|Pareas from Taiwan, the Ryukyus and adjacent regions: Pareas atayal sp. nov., P. komaii, P. formosensis and P. iwasakii.|
Figure 4. A comparison of body coloration, iris coloration and scales among;
Pareas atayal sp. nov. is characterized by its yellow iris and slightly keeled dorsals (A, B, and C);
P. komaii is characterized by its yellow iris, strongly keeled dorsals and usually darker coloration (D, E and F).
Pareas formosensis is especially distinguishable from the formers by its red iris and totally smooth dorsals (G, H and I), and
P. iwasakii is distinguishable by its extra-elongated head and jaw (J, K and L).
Photographed by C.-W. You. | DOI: 10.1111/zsc.12111
Pareatidae are a group of mollusc-eating snakes widely distributed in Southeastern Asia. Due to their dietary specialization, the asymmetric dentition of pareatids has recently become an interesting issue in evolutionary biology. However, phylogenetic relationships and species diversity of pareatids are still poorly studied. A total of three Pareas species, P. formosanus (Van Denburgh 1909), P. compressus (Oshima 1910) and P. komaii (Maki 1931), have been reported for Taiwan. However, only P. formosanus is currently regarded as a valid species. Using mitochondrial sequence phylogeny, nuclear c-mos haplotype network, as well as multivariate morphometrics, we re-evaluated the taxonomic status of Pareas from Taiwan, the Ryukyus and adjacent regions. These lines of evidence showed congruent results for the coexistence of three Pareas species in Taiwan, with prominent genetic and morphological differentiation and differing level of dentition asymmetry. The currently used name P. formosanus should be applied only to the snakes with red iris, comparatively short lower jaw and totally smooth dorsal scales. An examination of the type material indicated that the name P. compressus should be regarded as a junior synonym of P. formosensis sensu stricto. Pareas komaii (Oshima 1910) is confirmed as a valid taxon with yellow iris, elongated lower jaw and strongly keeled dorsals. The third clade is characterized by a yellow iris, elongated lower jaw and weakly keeled dorsals. Despite their sympatric occurrence, every examined individual showed consistent grouping from mitochondrial, nuclear and morphological markers, indicating there is no gene flow among these three clades. Here, we describe the third clade as a new specie, Pareas atayal sp. nov.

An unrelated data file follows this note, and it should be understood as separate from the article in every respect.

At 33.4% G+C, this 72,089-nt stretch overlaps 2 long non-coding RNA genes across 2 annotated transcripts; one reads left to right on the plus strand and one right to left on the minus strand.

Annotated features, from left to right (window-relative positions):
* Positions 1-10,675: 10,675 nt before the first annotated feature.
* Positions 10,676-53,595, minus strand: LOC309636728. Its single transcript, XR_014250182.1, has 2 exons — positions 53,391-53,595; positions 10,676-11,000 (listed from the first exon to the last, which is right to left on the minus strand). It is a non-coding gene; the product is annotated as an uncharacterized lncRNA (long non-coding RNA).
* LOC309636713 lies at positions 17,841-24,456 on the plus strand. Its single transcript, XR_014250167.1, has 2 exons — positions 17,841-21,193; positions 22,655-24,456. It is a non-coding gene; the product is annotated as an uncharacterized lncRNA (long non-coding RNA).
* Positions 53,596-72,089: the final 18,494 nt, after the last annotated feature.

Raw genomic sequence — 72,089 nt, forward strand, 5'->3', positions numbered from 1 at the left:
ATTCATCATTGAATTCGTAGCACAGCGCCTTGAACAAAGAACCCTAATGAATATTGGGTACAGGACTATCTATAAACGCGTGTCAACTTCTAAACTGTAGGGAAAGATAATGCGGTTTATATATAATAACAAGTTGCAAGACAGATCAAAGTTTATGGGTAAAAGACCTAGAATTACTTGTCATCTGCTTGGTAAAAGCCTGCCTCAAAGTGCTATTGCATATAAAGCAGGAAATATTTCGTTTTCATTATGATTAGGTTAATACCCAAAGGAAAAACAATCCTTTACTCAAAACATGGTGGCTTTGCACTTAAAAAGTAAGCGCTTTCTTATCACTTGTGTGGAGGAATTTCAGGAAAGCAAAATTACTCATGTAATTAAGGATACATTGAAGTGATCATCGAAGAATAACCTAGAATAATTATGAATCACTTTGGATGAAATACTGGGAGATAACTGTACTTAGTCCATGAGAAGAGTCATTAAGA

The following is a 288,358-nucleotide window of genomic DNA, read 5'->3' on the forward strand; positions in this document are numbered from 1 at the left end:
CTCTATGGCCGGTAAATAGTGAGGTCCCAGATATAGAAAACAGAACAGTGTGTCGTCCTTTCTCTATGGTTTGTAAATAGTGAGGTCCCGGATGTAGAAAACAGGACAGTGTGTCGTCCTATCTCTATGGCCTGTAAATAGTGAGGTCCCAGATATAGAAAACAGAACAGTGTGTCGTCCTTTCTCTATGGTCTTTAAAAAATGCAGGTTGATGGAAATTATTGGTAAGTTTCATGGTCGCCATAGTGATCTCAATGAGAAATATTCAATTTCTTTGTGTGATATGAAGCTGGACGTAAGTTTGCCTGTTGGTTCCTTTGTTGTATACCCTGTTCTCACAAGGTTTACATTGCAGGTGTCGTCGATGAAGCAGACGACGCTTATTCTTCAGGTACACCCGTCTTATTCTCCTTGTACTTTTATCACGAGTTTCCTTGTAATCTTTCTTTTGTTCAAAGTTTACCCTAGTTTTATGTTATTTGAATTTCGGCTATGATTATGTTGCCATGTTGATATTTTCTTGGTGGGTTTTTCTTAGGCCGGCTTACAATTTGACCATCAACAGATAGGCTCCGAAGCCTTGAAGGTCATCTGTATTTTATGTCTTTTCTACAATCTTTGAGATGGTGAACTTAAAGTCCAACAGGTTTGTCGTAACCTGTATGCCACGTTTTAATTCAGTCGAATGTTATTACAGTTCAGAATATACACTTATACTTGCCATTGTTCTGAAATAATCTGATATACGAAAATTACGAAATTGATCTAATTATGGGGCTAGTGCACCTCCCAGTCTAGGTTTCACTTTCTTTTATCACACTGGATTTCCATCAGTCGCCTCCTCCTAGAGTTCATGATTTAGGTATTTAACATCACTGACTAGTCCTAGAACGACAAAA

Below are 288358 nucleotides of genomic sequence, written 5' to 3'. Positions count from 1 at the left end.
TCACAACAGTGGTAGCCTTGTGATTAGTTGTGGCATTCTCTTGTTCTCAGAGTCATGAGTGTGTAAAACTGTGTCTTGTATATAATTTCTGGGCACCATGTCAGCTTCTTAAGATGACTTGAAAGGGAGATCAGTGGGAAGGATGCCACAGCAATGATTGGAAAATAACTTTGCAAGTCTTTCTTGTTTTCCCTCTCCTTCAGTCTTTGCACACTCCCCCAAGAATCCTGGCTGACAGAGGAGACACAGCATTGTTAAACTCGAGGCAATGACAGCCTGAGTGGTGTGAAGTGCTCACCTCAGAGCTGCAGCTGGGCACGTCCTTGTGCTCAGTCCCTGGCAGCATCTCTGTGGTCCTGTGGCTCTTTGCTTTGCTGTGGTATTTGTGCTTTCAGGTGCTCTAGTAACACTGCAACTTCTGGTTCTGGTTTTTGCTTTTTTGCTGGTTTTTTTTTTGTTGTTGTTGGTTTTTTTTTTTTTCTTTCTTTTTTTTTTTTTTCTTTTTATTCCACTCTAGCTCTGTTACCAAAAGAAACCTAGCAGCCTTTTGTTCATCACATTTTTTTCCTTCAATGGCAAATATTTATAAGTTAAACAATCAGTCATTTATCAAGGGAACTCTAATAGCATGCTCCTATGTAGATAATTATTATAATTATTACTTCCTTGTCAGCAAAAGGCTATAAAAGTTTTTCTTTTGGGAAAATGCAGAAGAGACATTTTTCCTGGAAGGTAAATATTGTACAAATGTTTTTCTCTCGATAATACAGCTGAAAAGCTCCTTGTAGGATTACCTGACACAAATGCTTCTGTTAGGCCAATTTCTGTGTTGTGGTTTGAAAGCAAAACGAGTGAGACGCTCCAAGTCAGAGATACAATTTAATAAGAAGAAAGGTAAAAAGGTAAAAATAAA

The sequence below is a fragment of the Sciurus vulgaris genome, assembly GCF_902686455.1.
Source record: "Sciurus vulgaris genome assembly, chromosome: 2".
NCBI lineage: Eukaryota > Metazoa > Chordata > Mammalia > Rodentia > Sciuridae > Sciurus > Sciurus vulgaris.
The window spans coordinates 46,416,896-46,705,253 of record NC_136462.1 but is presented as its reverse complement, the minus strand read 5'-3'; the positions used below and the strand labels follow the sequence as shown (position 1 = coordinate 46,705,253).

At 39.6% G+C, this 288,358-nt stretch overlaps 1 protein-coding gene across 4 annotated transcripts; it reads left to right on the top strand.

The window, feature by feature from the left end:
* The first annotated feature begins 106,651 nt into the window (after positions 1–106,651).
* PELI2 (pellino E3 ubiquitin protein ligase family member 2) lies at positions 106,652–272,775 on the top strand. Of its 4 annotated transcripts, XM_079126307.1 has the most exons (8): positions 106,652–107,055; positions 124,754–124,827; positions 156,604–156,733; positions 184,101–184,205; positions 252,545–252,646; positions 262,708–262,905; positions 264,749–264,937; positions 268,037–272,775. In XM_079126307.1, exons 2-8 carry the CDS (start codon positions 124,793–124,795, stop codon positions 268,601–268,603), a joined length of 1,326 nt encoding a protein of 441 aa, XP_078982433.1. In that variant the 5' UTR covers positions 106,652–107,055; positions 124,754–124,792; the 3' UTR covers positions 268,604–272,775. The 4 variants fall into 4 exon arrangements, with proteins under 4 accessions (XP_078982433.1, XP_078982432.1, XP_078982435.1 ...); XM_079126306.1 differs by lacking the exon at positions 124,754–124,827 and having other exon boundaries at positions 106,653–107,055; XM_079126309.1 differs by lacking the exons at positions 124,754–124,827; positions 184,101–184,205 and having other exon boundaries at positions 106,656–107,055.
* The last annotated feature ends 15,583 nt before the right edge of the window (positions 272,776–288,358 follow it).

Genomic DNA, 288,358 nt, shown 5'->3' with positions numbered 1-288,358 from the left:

Etymology: The new species is named with reference to its distribution which is similar to the native Taiwan aboriginal people, the Atayal, inhabiting mountain regions of northern Taiwan. Common name in English: ‘Atayal Slug-eating Snake’.
Chung-Wei You, Nikolay A Poyarkov and Si-Min Lin. 2015. Diversity of the Snail-eating Snakes Pareas (Serpentes, Pareatidae) from Taiwan. Zoologica Scripta. 00:0-0. DOI: 10.1111/zsc.12111
很高興為大家正式介紹這個大家最近常聽到的新朋友：「泰雅鈍頭蛇」（Pareas atayal），和一個失聯已久的老朋友：「駒井氏鈍頭蛇」（Pareas komaii）。我們關於台灣三種鈍頭蛇的描述文章已經於近日公開在 Zoological Scripta 的期刊網站。....